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Wednesday, 14 September 1983
Page: 810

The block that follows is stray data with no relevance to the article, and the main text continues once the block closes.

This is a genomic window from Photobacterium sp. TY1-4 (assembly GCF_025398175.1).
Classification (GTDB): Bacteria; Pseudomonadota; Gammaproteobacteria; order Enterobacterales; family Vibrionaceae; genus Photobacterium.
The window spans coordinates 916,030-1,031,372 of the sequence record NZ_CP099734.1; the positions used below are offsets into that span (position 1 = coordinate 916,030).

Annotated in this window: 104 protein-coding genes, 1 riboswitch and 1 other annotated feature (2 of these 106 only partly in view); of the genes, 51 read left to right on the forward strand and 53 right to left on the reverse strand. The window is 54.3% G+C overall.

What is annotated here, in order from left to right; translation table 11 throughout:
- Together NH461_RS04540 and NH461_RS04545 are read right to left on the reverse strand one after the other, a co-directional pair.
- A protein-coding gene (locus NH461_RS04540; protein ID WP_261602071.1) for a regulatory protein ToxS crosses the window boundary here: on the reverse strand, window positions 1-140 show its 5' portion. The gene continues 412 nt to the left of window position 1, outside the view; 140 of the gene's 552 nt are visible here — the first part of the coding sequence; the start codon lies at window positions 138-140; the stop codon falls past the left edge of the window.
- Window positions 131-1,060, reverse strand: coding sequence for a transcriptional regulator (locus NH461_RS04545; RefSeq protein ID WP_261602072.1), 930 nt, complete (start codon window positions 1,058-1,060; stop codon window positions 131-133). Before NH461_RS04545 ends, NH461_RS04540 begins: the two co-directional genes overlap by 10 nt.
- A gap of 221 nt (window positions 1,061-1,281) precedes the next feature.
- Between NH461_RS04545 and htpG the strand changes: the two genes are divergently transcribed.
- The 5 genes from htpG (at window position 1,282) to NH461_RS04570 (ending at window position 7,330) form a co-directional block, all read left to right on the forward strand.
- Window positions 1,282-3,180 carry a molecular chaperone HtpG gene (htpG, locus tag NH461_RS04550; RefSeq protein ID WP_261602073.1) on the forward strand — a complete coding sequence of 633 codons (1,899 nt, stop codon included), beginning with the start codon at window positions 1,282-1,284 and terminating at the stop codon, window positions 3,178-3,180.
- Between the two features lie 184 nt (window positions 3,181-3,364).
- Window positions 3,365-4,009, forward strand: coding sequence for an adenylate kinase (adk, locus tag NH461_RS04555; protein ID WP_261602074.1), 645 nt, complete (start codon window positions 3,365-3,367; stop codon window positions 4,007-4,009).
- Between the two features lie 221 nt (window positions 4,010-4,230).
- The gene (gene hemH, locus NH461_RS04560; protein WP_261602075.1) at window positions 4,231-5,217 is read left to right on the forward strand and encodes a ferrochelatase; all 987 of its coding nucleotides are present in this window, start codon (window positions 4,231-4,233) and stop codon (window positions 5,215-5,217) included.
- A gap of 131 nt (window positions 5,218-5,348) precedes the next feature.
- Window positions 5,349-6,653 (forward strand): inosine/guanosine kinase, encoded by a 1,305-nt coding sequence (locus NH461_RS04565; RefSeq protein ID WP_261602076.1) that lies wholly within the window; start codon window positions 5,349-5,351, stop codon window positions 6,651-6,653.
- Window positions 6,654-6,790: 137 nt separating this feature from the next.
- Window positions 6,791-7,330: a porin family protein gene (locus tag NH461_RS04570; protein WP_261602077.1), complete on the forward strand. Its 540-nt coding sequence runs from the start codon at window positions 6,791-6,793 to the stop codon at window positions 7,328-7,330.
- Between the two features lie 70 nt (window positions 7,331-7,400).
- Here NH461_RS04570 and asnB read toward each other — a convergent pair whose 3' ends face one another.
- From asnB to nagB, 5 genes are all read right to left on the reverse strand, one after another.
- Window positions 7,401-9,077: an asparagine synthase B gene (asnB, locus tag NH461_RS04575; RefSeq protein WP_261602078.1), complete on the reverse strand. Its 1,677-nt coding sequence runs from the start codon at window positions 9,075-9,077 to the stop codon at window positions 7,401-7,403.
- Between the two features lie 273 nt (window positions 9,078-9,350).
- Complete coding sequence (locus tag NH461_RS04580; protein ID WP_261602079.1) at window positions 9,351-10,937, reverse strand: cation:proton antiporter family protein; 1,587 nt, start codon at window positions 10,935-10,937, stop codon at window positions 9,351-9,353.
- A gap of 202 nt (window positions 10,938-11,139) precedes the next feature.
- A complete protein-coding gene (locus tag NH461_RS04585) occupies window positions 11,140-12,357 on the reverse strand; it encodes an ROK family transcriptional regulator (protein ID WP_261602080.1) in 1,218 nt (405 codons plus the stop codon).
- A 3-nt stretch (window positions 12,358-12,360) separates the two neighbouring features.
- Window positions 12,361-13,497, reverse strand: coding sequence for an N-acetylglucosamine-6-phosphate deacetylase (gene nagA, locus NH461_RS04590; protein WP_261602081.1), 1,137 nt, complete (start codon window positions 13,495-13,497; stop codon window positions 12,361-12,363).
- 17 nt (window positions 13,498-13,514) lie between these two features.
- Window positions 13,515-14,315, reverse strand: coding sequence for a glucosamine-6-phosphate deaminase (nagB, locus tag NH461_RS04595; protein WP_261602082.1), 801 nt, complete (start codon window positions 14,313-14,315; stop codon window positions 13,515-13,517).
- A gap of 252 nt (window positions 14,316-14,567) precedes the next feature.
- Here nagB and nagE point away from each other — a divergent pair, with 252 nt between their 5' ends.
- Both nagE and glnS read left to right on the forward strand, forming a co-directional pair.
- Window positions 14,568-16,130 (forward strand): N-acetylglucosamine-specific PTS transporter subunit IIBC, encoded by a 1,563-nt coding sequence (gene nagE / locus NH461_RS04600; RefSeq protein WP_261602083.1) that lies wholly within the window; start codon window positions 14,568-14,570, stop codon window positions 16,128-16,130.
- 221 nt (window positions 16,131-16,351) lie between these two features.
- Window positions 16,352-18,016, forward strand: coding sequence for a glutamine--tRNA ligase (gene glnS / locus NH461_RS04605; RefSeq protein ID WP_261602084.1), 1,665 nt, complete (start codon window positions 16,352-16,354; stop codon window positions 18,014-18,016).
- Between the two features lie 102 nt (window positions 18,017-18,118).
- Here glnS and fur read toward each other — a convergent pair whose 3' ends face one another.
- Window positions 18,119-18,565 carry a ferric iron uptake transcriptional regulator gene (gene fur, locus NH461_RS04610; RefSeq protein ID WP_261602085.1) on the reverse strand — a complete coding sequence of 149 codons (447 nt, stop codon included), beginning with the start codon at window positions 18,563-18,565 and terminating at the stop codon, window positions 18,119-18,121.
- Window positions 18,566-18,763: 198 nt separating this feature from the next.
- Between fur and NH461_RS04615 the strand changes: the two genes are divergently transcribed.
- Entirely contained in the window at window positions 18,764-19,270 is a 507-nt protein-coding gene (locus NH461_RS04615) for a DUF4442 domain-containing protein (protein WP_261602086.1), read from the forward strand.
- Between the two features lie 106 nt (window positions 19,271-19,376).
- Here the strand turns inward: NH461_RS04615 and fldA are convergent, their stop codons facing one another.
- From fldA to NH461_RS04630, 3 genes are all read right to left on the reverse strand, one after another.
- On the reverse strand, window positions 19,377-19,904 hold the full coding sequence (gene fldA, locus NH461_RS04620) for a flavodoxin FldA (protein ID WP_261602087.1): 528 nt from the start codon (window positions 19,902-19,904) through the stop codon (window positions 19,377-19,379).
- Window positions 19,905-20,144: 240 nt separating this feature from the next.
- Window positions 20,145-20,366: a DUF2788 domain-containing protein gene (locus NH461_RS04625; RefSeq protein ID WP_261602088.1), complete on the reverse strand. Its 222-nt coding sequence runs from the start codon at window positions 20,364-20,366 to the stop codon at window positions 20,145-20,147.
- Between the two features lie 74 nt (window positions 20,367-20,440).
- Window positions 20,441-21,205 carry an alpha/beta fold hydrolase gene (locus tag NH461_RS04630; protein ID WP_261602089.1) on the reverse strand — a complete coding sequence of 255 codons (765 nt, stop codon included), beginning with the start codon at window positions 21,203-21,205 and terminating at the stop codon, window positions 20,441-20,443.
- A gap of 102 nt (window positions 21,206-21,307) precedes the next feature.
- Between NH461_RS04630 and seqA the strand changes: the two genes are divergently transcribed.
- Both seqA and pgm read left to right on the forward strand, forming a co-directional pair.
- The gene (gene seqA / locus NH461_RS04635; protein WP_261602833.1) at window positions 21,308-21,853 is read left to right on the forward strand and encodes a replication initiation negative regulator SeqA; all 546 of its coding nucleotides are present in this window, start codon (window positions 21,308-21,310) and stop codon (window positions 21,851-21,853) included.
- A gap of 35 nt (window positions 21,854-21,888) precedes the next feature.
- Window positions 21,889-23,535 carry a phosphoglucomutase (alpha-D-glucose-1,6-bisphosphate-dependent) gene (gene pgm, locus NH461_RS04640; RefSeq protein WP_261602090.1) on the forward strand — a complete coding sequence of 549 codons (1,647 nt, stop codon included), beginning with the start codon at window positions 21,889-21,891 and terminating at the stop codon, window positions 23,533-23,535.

Mr SPENDER(9.39) —I take up very briefly a point which was made by the honourable member for Bass (Mr Newman) on the question of overservicing. One has a mass of anecdotal evidence about what happens in other parts of the world. One knows that if a service provided is effectively not charged for, such as in this case, there can be a very large tendency to overservice. For example, the same person may see her doctor or take her child to the doctor more frequently than she would otherwise. The honourable member for Bass put that kind of example before the Committee. In my speech in the second reading debate I put to the Minister for Health the proposition that he might see not just a change in the profile of individual doctors but, as it were, a change in the profile of the industry. By that I mean a higher degree of servicing generally might start to spread throughout the medical profession. I am not being critical of the medical profession; I am just making an observation about human nature. That sort of thing can happen. I would like to know whether that point has been considered by the Minister. What kind of checks can he make against that sort of overservicing if, as I think is very likely, that takes place? I would be glad if the Minister would give us his views upon that matter.